Lege Miami: Doing Marriage the Wrong Way

By: Deji Yesufu

A vital philosophy that internet users should bring to this facility is that the internet will give back to you what you truly possess. If you are filled with garbage, most of the content that you will consume on social media will be content that will increase what you already are – making you worse off. The converse is also true. I do not know how I began to watch Lege Miami’s content. I suspect that I had clicked on a video of him, and then social media began to recommend his content to me. The videos were at first comic relief until I realized that a lot of people may be feeding on this man’s work and in the process making the marriage institutions worse than it is already in our country. This is why I felt compelled to write this essay to warn against the kind of marriages Lege Miami is dolling out to his viewers and to draw our attention back to what marriage is as defined by God.

Lege Miami’s real name is Adams Kehinde. A little search on him reveals that he is a musician and an actor. But it appears that where he has finally found his niche is in matchmaking men with women via social media. With a following of 751,000 people on Instagram, Lege comes on his social media handles and opens the space up to anyone in need of a spouse. The person, male or female, joins Lege live. Lege does a short interview of the “prospective client”. He wants to know how handsome or beautiful the person is. He asks about their work – how much money they make. He even goes to the extent of asking them to stand up and station their phone in a place where he can view their physique, etc. When Lege is satisfied with what he sees, he begins to trade.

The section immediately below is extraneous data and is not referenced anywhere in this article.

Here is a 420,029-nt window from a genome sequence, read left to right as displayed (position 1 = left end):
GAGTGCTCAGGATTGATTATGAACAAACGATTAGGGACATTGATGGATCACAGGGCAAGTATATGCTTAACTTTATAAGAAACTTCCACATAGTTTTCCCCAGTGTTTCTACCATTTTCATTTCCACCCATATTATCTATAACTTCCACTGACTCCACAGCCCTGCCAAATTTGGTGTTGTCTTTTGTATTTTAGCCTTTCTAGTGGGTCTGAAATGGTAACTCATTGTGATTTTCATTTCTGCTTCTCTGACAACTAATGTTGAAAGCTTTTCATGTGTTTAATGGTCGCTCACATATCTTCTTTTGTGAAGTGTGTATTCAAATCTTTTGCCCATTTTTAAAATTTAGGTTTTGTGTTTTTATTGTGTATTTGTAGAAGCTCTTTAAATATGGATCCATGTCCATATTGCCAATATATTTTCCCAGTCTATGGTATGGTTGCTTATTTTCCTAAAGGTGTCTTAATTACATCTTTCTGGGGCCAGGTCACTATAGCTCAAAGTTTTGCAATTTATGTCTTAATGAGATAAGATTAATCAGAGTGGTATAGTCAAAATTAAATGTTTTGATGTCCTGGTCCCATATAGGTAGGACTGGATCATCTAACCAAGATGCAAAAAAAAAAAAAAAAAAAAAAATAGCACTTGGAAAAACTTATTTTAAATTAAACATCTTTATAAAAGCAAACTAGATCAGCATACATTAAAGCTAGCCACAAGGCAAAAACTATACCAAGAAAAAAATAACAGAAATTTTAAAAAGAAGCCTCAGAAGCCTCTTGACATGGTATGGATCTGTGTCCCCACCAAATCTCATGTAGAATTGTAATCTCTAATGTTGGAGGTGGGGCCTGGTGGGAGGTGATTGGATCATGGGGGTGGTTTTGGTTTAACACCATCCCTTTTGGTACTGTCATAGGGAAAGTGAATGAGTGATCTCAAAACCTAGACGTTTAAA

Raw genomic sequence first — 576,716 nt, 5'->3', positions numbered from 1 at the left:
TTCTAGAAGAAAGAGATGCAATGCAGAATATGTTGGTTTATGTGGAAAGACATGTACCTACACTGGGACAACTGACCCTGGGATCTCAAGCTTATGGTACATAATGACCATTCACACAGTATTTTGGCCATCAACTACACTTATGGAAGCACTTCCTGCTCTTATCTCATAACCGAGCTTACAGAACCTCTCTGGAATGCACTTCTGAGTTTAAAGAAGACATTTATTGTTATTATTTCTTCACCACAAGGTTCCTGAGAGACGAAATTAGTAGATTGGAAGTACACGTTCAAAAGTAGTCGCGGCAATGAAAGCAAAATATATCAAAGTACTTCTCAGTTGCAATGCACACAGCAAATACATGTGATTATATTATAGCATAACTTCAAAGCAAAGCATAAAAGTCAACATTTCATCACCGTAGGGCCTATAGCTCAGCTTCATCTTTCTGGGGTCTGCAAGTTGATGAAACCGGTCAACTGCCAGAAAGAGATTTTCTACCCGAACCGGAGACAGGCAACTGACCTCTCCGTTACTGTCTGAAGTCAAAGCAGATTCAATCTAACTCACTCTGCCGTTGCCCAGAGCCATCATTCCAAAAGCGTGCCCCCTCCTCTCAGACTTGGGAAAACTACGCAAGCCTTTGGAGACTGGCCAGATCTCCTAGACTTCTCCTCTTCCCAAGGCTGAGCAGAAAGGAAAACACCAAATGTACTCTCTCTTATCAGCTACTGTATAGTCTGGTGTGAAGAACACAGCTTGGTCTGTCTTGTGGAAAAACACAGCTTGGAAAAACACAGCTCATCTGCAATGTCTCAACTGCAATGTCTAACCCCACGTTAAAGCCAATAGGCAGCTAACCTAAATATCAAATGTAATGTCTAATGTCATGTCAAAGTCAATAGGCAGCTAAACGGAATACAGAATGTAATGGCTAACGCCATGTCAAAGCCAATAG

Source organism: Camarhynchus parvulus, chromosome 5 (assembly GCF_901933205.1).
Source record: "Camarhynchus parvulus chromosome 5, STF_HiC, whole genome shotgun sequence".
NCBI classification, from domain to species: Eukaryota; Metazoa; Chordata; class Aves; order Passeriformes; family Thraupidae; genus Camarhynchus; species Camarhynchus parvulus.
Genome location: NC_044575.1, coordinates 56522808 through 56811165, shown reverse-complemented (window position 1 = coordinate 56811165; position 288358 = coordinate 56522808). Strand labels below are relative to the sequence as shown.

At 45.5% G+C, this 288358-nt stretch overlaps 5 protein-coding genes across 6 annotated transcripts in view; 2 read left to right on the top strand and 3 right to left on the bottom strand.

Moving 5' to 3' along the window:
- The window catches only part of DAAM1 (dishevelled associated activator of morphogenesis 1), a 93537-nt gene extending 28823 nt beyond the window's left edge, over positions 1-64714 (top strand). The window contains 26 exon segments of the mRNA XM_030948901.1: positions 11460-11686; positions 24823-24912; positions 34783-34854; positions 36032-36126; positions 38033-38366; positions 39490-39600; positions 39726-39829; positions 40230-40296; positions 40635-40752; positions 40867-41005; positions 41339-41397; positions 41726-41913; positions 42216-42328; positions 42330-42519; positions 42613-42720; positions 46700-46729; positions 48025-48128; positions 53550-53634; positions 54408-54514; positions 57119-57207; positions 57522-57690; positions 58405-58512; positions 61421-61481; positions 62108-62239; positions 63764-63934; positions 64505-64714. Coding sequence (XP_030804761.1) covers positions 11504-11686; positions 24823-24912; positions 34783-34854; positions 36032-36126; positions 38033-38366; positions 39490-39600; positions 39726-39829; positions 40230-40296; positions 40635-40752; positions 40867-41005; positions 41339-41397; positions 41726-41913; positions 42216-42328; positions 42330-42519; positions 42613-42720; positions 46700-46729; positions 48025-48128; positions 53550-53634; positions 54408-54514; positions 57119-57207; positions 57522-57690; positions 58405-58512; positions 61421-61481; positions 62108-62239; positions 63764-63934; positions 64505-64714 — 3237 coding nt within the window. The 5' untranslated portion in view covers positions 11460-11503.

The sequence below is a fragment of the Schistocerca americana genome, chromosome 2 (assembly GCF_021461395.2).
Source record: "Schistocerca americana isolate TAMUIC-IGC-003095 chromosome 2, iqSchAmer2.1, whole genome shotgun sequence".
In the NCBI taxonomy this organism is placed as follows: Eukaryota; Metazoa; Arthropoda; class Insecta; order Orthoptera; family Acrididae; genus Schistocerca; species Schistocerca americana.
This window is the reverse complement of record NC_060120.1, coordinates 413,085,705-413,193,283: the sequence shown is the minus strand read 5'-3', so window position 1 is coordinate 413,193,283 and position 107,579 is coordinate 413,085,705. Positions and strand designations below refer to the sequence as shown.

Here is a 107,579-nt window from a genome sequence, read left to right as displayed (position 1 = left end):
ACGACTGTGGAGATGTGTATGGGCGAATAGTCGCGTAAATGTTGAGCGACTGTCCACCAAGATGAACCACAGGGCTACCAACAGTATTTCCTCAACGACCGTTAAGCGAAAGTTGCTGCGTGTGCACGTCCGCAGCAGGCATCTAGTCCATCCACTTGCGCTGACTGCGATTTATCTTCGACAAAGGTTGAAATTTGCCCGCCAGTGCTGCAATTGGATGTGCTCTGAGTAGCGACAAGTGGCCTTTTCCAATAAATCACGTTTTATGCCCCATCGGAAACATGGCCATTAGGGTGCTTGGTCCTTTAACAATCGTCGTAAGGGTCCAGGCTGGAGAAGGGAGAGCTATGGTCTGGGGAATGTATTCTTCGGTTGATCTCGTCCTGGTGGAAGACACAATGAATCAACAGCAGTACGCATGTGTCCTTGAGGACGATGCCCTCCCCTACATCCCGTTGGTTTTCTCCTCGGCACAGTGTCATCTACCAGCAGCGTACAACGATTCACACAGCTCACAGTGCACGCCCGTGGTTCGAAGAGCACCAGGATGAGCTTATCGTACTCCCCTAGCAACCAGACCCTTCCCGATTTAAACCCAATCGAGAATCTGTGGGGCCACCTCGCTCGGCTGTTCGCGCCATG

With hundreds of people viewing his live program, many potential “clients” hook up and express a desire to enter into a relationship with the person Lege is offering. Lege wants to know how “fresh” an individual is. He is not too concerned with the character of the person; the moment a potential client appears haggard or unwelcoming, Lege removes him or her and moves to the next person. A few of the videos I have seen have led to possible relationships. Lege tells Punch newspapers that many of those he has linked up are in thriving marriages. I do not doubt this. What I however suspect is that Lege’s modus operandi will produce more problems for people in marriage eventually. It is not likely that people who go on Lege’s show will see my article: I would however be content to know that one person read this and takes caution.

Marriage is too difficult a business for one to simply go on social media, fetch a spouse, and hope to live happily ever after with this person. Two things are very clear to me from Lege’s shows: first, there is a deep yearning for companionship in our world today. Social media has made it worse by increasing our tendencies towards individualism with our increased attention to electronic devices. Rather than people building relationships with real people, people prefer virtual relationships. The marriage institution has not been helped with this phenomenon. Second, while people yearn for real relationships, they are again returning to social media to find solution to this problem. It is clear that the moment you find a spouse from social media, you will soon get tired of this person because of a culture of individualism you have built; and then you will return to social media to get another spouse. This is one reason the Lege Miami thing is not likely to work.